The Problem with the invasive Rubber Vine
Rubber vine is a vigorous climber which can grow either as a many stemmed shrub 1-2 meters in height or scrambling up to 30 meters in trees. It was originally introduced into Australia as an ornamental shrub during the 1800’s. Rubber vine spreads through seeds borne by water or wind. It invades riparian vegetation along waterways hillsides and pastures and is poisonous to stock if eaten.
Rubber Vine is a Weed Of National Significance and is also Restricted Matter – Category 3 under the Biosecurity Act 2014. This means that it cannot be distributed or disposed of in any way.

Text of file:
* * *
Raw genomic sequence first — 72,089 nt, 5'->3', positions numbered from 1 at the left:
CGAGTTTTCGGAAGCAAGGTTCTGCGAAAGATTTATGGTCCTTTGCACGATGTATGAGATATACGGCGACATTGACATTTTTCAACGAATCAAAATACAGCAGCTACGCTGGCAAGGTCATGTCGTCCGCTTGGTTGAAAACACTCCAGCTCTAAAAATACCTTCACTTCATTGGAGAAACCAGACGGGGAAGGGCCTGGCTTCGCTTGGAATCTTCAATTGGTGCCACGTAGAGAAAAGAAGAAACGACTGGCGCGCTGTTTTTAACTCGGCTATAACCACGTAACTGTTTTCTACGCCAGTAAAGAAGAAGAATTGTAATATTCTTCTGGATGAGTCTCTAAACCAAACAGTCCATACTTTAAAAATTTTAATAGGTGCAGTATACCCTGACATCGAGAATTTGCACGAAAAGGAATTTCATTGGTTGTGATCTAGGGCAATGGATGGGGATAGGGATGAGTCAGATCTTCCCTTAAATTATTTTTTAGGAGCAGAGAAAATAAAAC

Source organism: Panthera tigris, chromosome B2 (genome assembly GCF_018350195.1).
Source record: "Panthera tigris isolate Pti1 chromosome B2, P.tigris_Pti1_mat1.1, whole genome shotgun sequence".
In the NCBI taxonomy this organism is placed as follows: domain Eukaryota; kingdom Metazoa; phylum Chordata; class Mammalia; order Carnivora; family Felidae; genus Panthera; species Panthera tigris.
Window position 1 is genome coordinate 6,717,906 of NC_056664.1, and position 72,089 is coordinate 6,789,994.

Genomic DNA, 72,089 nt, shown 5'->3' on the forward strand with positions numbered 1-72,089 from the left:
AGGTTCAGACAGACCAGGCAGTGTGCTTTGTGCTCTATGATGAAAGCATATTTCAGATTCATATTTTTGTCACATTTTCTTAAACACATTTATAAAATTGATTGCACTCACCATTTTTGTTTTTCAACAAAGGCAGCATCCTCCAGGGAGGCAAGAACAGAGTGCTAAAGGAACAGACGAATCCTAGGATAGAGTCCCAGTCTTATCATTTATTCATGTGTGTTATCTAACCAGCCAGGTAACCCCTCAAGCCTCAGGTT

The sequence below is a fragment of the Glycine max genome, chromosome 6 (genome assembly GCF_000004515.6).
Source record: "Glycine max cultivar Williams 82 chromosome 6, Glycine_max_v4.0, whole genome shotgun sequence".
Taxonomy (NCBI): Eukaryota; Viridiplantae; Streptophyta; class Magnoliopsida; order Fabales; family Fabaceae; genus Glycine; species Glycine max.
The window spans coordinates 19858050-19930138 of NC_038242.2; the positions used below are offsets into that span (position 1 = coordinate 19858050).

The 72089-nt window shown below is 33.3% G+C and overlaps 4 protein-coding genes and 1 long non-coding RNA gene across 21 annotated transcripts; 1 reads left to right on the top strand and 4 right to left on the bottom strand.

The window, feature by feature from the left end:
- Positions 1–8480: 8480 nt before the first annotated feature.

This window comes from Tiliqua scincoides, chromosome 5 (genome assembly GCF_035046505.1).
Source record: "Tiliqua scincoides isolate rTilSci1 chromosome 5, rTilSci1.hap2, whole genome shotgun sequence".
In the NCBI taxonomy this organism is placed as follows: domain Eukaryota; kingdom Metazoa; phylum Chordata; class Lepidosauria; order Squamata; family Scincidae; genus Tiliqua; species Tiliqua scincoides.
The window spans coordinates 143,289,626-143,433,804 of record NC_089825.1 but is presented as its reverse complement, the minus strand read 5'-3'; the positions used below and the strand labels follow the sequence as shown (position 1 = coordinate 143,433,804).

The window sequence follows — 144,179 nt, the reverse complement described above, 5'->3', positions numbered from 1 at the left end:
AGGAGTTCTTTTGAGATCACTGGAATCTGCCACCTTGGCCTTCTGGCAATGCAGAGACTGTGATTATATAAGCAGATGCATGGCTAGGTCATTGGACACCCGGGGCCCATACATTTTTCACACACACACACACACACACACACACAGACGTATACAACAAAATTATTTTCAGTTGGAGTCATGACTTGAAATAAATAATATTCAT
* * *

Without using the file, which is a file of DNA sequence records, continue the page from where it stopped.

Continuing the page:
The Rubber Vine plant
- Rubber Vine stems, leaves and unripe pods expel a milky sap when broken or cut.
- Leaves are in opposite and dark green, glossy 6-10 cm long and 3-5 cm wide.
- Flowers, they have five petals ranging from white to light purple arranged in a funnel shape.
- Seed pods 10-12 long, ridged and grow in pairs at the end of a short stalk.
- The seed pods contain 450 brown seeds. These seeds each have a tuft of long white silky hairs.
Rubber Vine Case Study
Qld Department of Agriculture and Fisheries fact sheet